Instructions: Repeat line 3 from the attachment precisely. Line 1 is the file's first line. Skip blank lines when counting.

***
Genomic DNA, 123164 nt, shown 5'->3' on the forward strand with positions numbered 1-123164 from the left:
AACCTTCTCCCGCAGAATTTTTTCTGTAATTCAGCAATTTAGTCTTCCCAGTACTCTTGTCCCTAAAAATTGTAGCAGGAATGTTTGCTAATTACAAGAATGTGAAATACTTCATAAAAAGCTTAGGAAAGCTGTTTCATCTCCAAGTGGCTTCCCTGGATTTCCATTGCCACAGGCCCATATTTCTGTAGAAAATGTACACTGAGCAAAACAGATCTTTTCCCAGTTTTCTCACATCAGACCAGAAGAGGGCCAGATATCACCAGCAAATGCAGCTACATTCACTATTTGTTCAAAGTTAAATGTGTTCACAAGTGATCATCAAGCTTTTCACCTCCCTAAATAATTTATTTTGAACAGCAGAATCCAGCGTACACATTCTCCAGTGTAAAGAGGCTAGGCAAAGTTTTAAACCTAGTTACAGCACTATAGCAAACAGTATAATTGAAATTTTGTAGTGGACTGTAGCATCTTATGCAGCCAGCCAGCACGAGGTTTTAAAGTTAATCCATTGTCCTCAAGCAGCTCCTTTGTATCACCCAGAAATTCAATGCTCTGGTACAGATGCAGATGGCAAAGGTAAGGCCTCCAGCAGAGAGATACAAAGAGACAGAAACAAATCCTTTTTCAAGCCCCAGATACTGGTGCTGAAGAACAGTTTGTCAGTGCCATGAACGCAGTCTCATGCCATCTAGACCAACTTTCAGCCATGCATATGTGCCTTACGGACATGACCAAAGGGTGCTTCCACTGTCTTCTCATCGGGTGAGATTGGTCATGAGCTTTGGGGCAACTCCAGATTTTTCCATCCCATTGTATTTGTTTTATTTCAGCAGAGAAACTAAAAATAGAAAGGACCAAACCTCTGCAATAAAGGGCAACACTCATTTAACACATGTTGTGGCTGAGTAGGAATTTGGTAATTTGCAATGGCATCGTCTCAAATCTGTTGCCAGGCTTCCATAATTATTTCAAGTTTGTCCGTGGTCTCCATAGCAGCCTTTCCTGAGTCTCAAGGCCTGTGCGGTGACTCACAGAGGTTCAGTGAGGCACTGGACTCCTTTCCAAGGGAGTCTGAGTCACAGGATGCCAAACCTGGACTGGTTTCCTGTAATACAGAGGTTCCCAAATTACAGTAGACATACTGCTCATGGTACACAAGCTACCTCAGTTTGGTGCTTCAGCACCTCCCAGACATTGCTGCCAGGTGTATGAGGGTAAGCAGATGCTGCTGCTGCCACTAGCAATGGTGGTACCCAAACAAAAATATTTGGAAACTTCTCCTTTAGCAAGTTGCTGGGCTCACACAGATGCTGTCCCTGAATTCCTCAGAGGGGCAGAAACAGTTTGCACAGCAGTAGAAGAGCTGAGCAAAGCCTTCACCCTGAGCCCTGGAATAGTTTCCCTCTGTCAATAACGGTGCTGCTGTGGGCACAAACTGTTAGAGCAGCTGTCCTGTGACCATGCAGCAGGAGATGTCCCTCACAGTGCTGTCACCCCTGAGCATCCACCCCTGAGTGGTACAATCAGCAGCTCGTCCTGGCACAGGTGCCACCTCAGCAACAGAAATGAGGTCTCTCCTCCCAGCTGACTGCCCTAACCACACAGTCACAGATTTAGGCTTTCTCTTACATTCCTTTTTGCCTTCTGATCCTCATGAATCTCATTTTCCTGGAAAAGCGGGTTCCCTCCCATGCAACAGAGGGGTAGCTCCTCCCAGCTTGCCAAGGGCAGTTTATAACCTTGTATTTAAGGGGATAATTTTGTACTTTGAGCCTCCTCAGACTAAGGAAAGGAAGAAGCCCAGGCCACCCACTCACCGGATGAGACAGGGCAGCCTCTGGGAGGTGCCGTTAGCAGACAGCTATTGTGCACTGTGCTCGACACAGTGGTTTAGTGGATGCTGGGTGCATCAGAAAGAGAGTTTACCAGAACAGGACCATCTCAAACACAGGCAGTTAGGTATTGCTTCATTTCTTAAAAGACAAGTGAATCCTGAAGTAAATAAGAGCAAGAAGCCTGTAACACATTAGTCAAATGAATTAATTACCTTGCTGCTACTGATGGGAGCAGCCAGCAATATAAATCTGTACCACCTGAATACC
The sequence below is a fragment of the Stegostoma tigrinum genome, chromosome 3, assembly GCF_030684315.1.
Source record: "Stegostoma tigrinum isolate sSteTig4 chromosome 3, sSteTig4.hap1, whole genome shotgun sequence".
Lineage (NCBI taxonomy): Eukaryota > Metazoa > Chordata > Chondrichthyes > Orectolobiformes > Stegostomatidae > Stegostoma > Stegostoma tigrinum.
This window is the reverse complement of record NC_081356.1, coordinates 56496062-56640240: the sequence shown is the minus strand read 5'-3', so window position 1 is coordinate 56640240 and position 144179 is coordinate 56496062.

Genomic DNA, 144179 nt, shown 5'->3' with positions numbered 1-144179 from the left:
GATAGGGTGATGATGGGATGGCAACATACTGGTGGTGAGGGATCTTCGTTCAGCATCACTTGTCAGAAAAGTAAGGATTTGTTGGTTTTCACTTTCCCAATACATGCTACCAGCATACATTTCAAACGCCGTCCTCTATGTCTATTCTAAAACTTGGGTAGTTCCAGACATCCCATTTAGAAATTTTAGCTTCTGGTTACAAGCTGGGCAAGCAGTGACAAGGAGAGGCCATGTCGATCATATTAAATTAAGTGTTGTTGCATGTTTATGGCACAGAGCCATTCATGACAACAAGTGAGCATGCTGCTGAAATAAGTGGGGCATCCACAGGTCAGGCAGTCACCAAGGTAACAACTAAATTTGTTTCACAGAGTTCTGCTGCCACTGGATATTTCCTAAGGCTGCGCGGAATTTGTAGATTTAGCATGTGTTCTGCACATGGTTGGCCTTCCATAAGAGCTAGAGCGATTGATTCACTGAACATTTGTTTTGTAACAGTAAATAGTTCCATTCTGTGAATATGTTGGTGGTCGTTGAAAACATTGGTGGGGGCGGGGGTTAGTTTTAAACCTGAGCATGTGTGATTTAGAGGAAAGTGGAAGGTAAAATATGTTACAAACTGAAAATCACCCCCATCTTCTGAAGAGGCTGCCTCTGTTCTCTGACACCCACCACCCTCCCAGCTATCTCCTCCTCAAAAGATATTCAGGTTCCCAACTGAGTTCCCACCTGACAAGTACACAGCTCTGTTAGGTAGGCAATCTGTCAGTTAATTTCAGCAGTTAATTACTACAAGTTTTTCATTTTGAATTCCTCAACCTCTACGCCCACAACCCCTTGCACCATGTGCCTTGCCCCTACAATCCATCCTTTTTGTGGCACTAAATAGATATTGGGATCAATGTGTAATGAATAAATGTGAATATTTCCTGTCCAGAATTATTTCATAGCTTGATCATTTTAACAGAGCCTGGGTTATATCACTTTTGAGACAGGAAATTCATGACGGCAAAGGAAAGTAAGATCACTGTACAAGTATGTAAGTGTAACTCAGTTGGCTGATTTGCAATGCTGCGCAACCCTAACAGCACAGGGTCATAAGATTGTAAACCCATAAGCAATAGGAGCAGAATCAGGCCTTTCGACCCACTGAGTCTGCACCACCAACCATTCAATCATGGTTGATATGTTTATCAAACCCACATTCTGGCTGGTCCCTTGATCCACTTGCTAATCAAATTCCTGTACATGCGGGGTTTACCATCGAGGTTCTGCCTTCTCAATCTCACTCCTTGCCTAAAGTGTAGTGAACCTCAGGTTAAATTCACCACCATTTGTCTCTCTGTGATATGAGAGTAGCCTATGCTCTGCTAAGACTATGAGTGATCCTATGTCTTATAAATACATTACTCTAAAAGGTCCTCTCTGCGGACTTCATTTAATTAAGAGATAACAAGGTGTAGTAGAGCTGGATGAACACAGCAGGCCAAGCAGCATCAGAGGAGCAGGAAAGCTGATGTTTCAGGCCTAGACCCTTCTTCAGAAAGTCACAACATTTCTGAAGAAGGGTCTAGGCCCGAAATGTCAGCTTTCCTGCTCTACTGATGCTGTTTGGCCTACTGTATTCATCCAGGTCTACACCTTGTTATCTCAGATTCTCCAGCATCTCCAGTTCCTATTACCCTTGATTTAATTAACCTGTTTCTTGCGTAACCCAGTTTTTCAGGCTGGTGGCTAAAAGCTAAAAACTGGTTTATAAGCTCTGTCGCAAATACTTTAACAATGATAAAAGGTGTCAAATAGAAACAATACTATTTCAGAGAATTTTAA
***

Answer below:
The sequence below is a fragment of the Stegostoma tigrinum genome, chromosome 3, assembly GCF_030684315.1.